Eager to keep up with the pace of change, some Silicon Valley researchers are embracing a grade-school technique to enhance their cognition and memory.
Michael Nielsen, a research fellow at Y Combinator Research, a division of Silicon Valley’s top startup accelerator, took to Twitter last week to explain his approach: flashcards. To comprehend fast changing fields such as machine learning (or ones that escaped him such as the command line for the operating system UNIX), he relies on breaking down new fields into the key bits of information, the smaller the better. Over time, he then arranges these facts and concepts into a hierarchy of knowledge that he eventually commits to memory.
“I’ve memorized about 9,000 cards, over 2 years,” he wrote in a thread making the rounds in Silicon Valley. “The single biggest change is that memory is no longer a haphazard event, to be left to chance. Rather, I can guarantee I will remember something, with minimal effort: it makes memory a _choice_.”
This being Silicon Valley, the “cards” are not paper. They are digital cards created with the software Anki (myriad other systems exist as well). Nielsen suggests breaking down each point he wants to learn into the smallest possible unit of information. By memorizing simple and discrete points, rather than combining multiple points or concepts, he found he could then later then apply them more effectively, such as the example below.
Andrej Karpathy, director of artificial intelligence at Tesla, picked up on Michael’s thread, and writes he is using the same technique to recall facts from books. Others in Silicon Valley joined the Twitter thread to express their enthusiasm. It’s not complicated, but its simplicity works well with the brain’s way of forming memories.
Why flashcards work
Our memory works like a sieve. Most sensory input is discarded. Some makes it into our short term working memory. This information persists for less than a minute before it is either shoved into our memory banks, or forgotten. Only a tiny sliver is saved for later retrieval.
The mechanics of this process are complex, and still open to debate among scientists, but plenty of techniques allow humans to deliberately form long-lasting memories. One of the most effective is known as “spaced repetition.” Researchers have known for centuries (pdf) that practice is better when spaced between longer periods of reflection. That’s the secret behind flashcards’ success. When used properly, flash cards recruit two powerful mechanisms of human memory—repetition and spaced timing of practice—to move information from short term to long term memory.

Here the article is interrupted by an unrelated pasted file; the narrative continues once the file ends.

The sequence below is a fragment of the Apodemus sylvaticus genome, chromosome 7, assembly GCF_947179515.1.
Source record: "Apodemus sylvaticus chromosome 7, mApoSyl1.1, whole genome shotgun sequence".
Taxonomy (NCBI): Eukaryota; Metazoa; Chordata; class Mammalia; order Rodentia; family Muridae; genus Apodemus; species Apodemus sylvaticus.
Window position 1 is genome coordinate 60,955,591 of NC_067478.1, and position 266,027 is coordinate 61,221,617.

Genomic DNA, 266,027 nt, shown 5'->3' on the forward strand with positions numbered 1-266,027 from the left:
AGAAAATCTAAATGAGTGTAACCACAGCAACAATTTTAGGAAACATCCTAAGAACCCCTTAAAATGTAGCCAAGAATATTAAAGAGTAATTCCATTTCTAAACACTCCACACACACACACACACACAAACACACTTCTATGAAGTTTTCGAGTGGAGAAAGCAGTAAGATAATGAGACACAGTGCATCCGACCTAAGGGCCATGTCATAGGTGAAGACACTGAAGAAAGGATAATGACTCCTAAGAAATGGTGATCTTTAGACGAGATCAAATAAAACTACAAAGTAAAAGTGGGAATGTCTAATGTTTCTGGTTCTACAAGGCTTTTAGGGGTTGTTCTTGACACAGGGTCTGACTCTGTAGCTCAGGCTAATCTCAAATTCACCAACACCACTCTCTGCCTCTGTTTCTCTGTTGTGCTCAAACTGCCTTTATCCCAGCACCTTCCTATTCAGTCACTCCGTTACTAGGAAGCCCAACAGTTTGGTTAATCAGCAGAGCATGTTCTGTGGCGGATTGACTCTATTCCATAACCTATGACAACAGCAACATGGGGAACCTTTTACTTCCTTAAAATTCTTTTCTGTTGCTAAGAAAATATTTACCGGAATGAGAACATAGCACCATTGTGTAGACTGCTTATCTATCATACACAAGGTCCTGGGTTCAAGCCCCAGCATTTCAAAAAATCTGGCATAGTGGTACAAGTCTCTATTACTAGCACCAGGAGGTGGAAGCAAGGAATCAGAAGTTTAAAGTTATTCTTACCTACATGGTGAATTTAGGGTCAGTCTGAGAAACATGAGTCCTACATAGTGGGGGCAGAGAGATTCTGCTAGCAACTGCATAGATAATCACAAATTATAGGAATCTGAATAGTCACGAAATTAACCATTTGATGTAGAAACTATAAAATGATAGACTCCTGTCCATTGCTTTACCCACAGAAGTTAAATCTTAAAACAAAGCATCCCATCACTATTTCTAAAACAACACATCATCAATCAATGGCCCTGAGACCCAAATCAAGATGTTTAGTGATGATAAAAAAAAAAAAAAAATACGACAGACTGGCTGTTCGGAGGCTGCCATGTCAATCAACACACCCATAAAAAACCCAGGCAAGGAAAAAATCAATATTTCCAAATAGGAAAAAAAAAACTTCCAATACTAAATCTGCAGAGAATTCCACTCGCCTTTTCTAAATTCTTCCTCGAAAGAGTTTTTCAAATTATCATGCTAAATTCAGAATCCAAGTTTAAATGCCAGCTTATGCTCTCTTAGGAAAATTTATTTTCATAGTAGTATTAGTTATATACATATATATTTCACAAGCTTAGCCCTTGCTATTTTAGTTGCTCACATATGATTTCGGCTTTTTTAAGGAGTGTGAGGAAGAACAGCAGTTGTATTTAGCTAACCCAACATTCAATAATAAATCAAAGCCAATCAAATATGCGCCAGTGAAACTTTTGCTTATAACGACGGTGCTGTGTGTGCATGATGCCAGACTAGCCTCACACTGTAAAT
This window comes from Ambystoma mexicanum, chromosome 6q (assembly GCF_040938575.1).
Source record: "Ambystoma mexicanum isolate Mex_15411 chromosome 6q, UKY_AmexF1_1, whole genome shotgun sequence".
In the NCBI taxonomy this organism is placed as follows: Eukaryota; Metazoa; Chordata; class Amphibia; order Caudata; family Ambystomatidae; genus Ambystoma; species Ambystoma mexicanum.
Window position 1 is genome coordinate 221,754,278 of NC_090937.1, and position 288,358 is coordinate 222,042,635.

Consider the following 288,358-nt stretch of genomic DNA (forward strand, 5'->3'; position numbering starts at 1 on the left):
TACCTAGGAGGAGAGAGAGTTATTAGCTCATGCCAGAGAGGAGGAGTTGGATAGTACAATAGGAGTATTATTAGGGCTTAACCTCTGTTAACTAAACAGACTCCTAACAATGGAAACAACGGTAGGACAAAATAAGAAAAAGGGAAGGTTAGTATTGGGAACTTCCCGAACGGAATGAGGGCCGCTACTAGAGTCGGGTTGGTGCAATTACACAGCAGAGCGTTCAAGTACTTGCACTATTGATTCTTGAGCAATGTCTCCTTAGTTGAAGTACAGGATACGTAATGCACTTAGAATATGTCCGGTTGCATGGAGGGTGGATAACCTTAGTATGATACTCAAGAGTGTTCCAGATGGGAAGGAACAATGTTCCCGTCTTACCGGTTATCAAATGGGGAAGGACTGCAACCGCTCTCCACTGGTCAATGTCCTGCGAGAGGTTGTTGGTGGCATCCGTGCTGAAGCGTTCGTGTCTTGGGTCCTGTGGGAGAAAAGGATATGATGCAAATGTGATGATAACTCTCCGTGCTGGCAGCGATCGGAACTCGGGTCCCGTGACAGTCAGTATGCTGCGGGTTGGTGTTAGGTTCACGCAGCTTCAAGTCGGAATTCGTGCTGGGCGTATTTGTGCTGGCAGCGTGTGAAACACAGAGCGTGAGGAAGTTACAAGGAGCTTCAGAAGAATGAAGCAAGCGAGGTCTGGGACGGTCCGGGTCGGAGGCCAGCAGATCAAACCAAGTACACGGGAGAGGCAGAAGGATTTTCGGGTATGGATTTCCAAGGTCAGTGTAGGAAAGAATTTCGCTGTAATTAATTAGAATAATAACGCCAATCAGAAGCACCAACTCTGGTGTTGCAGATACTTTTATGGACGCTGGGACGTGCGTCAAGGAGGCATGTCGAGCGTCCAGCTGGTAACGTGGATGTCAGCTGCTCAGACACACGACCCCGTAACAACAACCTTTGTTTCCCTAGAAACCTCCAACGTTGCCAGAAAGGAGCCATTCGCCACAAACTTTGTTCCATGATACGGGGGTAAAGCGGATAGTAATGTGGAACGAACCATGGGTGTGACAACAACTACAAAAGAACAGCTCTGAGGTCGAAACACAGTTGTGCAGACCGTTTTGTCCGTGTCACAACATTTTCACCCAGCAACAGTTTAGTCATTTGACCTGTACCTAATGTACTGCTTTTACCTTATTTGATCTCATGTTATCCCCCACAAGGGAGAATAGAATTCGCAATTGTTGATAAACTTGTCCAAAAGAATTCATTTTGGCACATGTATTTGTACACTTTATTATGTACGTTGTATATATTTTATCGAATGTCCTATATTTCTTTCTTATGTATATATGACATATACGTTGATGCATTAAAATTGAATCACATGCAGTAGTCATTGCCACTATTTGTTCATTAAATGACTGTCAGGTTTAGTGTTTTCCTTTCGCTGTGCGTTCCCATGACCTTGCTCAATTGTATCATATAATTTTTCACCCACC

Nielsen refined his personal technique through trial and error. It’s easy to overdo, Nielsen warns. He says he wasted lots of time “Ankifying” information he didn’t need, and added that notes are sufficent when just working through a problem on paper or in a conversation. But to iron out complex topics in his head, putting a broad swath of concepts at his mental disposal with flashcards was invaluable.
Nielsen even distilled when to break out the technique down to an equation. If the information is likely to require more than five minutes to recall in the future, it goes into his stack of cards. Nielsen claims he can learn something “forever” in the five minutes or so it takes to make a card, and review enough times to commit it to memory. That makes memorization a more efficient use of time for important facts than researching them later. As for what topics get put into his memory? “I use Anki for almost everything,” he writes.
Correction: A previous version of this post misidentified UNIX as a programming language. It is as an operating system.